Before onlookers gathered at the foot of the Jack Kilby statue in front of Great Bend’s Barton County Courthouse Tuesday morning, Great Bend Physician Roger Marshall made official his bid for Congress.
Marshall is vying for the Big First congressional seat now occupied by Fowler Republican Tim Huelskamp. The primary would be in August 2016.
Before his address, he roamed the crowd, shaking hands and greeting all those present,
After the launch, Marshall embarked on a 17-city tour. In four days, he will travel 1,200 miles in the sprawling Big First which encompasses 63 counties in northern and western Kansas.
“I’ve lived the dream and walked the walk,” Marshall said. Marshall was joined by his wife Laina, and their family in making the announcement.
Marshall chose the memorial as a backdrop for a reason. The title of the Kilby memorial is “The Gift,” symbolizing the Nobel laureate’s giving the microchip to the world.
Marshall said he now wants to give back.
The candidate, an obstetrician-gynecologist in Great Bend since 1991, said he’s often asked who he is and why he is qualified, why he’s running and how he thinks he can make a difference.
“I’ve always looked at this as though I am applying for a job, the job of representing you all,” Marshall said. Over the last two and half years, he’s logged over 20,000 miles visiting communities in the district.
“I don’t just stop,I spend hours and hours meeting the people and seeing what is important to them,” he said. He’s seen the communities have much in common.
“In a state where 37 percent of the economy is agriculture, you better know something about agriculture and cattle,” Marshall said. He spent his youth on a tractor and tossing hay bales, and still has interest in a livestock-feeding operation.
Other key issues include health care and education (he’s taught and coached at a community college) and commerce (he sits on a local bank board). “I think I’m qualified because I done all those jobs,” Marshall said.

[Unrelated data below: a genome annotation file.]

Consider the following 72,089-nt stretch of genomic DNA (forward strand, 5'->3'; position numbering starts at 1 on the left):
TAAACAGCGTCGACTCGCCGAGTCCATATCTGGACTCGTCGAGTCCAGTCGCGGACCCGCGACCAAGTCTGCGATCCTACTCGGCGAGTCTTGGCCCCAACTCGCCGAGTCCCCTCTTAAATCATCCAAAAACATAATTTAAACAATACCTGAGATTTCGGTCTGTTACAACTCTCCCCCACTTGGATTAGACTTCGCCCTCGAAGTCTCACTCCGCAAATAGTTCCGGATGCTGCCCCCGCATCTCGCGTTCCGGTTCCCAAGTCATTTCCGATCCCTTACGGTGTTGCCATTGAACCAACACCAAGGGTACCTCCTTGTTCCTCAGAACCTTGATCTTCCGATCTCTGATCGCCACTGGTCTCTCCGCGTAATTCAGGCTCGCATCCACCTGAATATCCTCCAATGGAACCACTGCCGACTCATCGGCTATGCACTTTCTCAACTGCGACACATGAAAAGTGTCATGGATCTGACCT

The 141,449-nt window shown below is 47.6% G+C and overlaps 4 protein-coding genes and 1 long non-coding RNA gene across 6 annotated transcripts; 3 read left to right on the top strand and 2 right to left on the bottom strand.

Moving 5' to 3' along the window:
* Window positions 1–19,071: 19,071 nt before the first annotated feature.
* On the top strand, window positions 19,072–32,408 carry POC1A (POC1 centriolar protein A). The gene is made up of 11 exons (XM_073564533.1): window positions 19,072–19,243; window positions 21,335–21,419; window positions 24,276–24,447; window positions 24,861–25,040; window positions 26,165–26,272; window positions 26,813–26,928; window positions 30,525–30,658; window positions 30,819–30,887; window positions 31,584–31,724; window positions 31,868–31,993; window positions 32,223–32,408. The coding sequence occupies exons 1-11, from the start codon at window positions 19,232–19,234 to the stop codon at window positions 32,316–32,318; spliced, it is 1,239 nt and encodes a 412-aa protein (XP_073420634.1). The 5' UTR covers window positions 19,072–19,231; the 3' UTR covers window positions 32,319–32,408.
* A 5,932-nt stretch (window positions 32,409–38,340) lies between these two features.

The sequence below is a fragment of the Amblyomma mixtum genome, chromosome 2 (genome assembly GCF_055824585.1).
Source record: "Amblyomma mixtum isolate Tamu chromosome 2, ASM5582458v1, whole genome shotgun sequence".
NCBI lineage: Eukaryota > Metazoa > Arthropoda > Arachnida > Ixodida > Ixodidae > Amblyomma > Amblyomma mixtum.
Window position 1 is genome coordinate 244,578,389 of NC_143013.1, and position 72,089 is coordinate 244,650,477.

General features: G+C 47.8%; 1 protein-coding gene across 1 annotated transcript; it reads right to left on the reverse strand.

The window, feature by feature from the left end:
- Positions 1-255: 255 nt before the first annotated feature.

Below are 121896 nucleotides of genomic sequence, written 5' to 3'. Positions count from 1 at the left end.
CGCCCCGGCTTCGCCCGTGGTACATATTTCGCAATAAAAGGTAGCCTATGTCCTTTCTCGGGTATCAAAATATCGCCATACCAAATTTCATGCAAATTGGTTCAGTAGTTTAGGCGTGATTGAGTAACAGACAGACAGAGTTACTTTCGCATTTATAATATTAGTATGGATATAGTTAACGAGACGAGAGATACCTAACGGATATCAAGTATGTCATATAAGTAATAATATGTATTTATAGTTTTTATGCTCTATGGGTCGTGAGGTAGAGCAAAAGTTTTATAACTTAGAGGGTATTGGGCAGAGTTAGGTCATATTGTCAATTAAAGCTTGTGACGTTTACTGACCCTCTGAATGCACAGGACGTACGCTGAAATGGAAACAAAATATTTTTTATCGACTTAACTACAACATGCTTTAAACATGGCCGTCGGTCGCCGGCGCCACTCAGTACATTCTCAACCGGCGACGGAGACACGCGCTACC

The economic impact of the military, energy (oil and alternative sources) and national security will also be on the agenda,
“These are all bound together by faith, community and family,” he said. “It’s the values Kansas is famous for along with our work ethic.
“I’m qualified because I talk your language,” he said. He understands the importance of grain and oil prices, and the need for quality schools.
“Why vote for me? What separates me from everybody else?” he asked. “I think I am good at listening.”
He’s honed this in years of practicing medicine. “If I listen long enough, people will tell me what’s wrong with them and often tell me how they will make themselves better.”
Over the years, he said he’s had several opportunities to serve the community.
He has served as chairman of the Board of Great Bend Regional Hospital and has just completed his term as the district governor of Rotary International. A lifelong Republican, Marshall served seven years in the Army Reserves where he trained a mobile hospital support unit, rising to the rank of captain.
In addition, Marshall has been involved with the Golden Belt Community Foundation and is a commissioner for the Kansas Department of Wildlife, Parks and Tourism.
“If you can lead volunteers, you can lead anybody,” he said. He views being a congressmen as being a volunteer.
“I have nothing to hold over you,” he said, adding he serves at the pleasure of the voters. “My door’s always open. I practice servant leadership.”
He cited a trip he took to Topeka in 1999 along with Great Bend Mayor Mike Allison and City Administrator Howard Partington. “Great Bend had economic issues. It had sort of a black eye,” he said.
The visit was to discuss how Great Bend was going to solve its problems and turn things around in 10 years. Ideas included the Front Door, Wetlands Education Center, swimming pool improvements, a new hospital, better high school athletic facilities, a winning football team, and a new sports complex.
“It may have taken us more than 10 years, but we got it done,” he said.”It took leadership to do that.”
Marshall said he only played a supporting role in these efforts, but said he was proud to have been a part of them.
Marshall said he’s been asked to run for the office for the past six years. But, until now, family and work commitments have stood in the way.
His youngest child will graduate from Great Bend High School next May and he is no longer as actively involved in the administration at Great Bend Regional Hospital as he once was.
He and his Laina have four children, the youngest of which is a senior at Great Bend High School. They recently became grandparents. A Kansas native, Marshall earned his undergraduate degree in biochemistry from Kansas State University, before graduating from the University of Kansas School of Medicine. He received his Medical Doctorate in 1987.